Neoliberalism

Stop Urban Shield, Stop Violence Against Our Communities

If there is anything that Urban Shield and the racist history of policing in the U.S. teaches us, it is that the police and military are two faces of the same system of global repression and racism. 

Special Issue: The 2014 Indian elections

In response to the recent swearing in of Narenda Modi as India’s 15th prime minister, SAMAR releases this special issue which takes a deeper look at the differences between rhetoric and reality, and the connections between communalism and neoliberalism.


Book Review: The State of Islam: Culture And Cold War Politics In Pakistan by Saadia Toor

Hamzah Saif reviews Saadia Toor's The State of Islam, "a forceful corrective to the dialogue on Pakistan."

Lean Left: Young Radical Voices

Flash back to the first time you met another Desi lefty. Can you remember the quickening of your heart? Your excitement at finding someone who cared about the same issues and communities? For most of us, the moment we realized we weren’t alone in the world, struggling against the conservative expectations of our parents, aunties and uncles - when we realized that we had sisters and brothers in the cause who understand where we come from and where we wanted this world to go - was life-changing. 

Drifting Across Desi Youth: Youth Activists Reflect on Social Justice, Resistance and Solidarity

Over one weekend in August 2015, three South Asian American youth camps took place across the US: Bay Area Solidarity Summer (BASS) in Oakland, CA, Chicago Desi Youth Rising (CDYR) in Chicago, IL and East Coast Solidarity Summer (ECSS) in New York City, NY. In an effort to collaborate long-distance, camp organizers asked the youth participants to collectively define three key concepts at the beginning and end of their camp expereinces. Below is a summary along with reflections on the camp experience.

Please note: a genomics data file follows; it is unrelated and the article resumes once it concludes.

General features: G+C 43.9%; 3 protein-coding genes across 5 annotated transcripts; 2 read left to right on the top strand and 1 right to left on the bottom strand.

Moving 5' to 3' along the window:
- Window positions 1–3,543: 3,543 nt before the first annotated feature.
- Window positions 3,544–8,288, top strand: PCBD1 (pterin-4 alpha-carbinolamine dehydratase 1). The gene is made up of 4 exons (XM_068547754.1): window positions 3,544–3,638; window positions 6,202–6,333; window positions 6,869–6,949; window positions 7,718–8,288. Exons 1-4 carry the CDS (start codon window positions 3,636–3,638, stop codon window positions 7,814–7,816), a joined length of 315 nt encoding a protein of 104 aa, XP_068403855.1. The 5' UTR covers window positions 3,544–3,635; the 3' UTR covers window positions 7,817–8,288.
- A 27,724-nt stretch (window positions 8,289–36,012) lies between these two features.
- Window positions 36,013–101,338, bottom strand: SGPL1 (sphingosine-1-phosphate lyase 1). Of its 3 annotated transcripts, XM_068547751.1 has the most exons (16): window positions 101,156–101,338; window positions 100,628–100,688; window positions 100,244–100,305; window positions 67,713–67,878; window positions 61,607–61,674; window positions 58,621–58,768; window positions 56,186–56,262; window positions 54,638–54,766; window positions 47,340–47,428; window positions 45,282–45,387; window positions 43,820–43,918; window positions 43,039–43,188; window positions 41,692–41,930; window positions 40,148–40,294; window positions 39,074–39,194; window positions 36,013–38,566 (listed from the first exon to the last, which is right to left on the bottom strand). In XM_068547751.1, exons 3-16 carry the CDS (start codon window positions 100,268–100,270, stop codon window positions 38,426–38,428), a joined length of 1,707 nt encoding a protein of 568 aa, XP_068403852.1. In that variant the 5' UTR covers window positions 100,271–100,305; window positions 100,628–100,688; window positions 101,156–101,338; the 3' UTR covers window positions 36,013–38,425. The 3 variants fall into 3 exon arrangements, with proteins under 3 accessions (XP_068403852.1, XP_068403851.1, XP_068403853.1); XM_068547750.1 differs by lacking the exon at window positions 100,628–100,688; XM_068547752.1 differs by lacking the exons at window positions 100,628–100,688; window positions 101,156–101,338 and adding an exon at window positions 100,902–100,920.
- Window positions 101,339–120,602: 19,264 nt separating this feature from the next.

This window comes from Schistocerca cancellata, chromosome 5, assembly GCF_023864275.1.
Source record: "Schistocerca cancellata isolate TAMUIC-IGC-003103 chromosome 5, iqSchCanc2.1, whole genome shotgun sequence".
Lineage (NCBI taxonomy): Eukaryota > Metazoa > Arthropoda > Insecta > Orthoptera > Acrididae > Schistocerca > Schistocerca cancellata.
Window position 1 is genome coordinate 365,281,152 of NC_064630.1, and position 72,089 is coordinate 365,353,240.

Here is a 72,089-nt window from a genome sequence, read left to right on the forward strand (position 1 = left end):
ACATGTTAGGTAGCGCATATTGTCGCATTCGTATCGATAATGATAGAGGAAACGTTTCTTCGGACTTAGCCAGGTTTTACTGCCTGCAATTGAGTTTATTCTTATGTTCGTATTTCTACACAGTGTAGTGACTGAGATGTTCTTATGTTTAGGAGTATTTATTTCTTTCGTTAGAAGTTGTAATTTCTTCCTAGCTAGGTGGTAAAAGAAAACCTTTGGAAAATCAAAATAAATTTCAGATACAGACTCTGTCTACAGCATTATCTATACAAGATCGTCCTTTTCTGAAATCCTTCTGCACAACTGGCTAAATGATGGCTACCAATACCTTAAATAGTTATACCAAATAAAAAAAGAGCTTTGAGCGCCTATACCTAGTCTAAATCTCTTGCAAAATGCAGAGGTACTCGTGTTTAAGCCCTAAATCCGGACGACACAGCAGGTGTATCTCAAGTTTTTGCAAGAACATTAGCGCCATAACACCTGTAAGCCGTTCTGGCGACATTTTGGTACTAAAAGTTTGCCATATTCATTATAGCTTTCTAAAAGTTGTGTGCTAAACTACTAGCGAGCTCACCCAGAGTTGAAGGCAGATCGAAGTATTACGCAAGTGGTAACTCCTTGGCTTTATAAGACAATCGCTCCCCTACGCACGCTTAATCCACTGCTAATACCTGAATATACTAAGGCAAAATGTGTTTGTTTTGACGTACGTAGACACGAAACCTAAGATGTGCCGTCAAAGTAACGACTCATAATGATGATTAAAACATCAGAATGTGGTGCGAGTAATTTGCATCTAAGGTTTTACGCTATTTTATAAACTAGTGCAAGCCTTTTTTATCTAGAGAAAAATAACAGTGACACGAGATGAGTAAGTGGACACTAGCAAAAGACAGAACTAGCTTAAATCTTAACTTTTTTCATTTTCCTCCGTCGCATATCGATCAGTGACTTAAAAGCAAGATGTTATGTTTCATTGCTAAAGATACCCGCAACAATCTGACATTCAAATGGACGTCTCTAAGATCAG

Making Sense of Incoherent Math: The Indian Election and Diasporic Politics

How can an event be at once ordinary and extraordinary, simultaneously decisive and indecisive?  The victory of Narendra Modi and the Bharatiya Janata Party (BJP) in the Indian parliamentary elections of 2014 is indeed a watershed moment; for the first time in the history of independent India, it will be ruled exclusively by a Hindu supremacist party. And yet, a careful look at the way the Modi/BJP campaign produced this victory yields a picture that can only be characterized as simultaneously ordinary and extraordinary, decisive and indecisive.

To the Hindu middle-class: Why “wait and see” won’t cut it

In 2006 and 2007, I spent several months in Ahmedabad while on a fellowship from my university in the US. During my time in Ahmedabad, I interacted with the mostly-Hindu NGO staff where I was based, residents of the largely Hindu shantytown where the NGO was working, and professors at Gujarat University. Less than five years had passed since the city had gone through its nightmare: vicious riots involving saffron-clad men entering urban neighborhoods and brutalizing, gang-raping, and burning other human beings. Some 1,500 Muslims were killed.

On 9/11 and the War on "Terror": Names, Numbers and Events

Categories and names are often misleading, even for those of us who are often wary of the dominant rhetoric. As much as we want to escape it, dominant discourse is only there to shape our ideas and reactions, as is the case of the rhetoric surrounding 9/11; of good and evil, of war, liberation, and of spreading democracy.   Here, we write to challenge these slogans and policies hoping that one day they will go away.

Notes on a Meltdown, and a View of the Other Side

Looking through the alphabet soup of financial instruments such as Collateralized Debt Obligations, Asset Backed Commercial Papers, Credit Debt Swaps, are you feeling like a commoner back in the day, disallowed from reading holy verses in the sacred language, while being made to feel like a sinner for questioning the high order? Ali Mir explains the collapse and considers the Obama victory and the next Act in the struggle.

As the Fires Die: The Terror of the Aftermath

As the smoke lifts from Mumbai, skepticism must prevail over thoseconjectures which support the official state narrative. It is crucial toincrease the pressure for transparency and accountability at this moment toensure that India doesn't slide into the same state as post-9/11 USA.

The deaths continue even as I write this. The death toll stands at 195. And of the several hundred injured some may not survive. It is now official. The siege is over. The last of the gunmen inside the Taj Hotel has been shot dead.

Syndicate content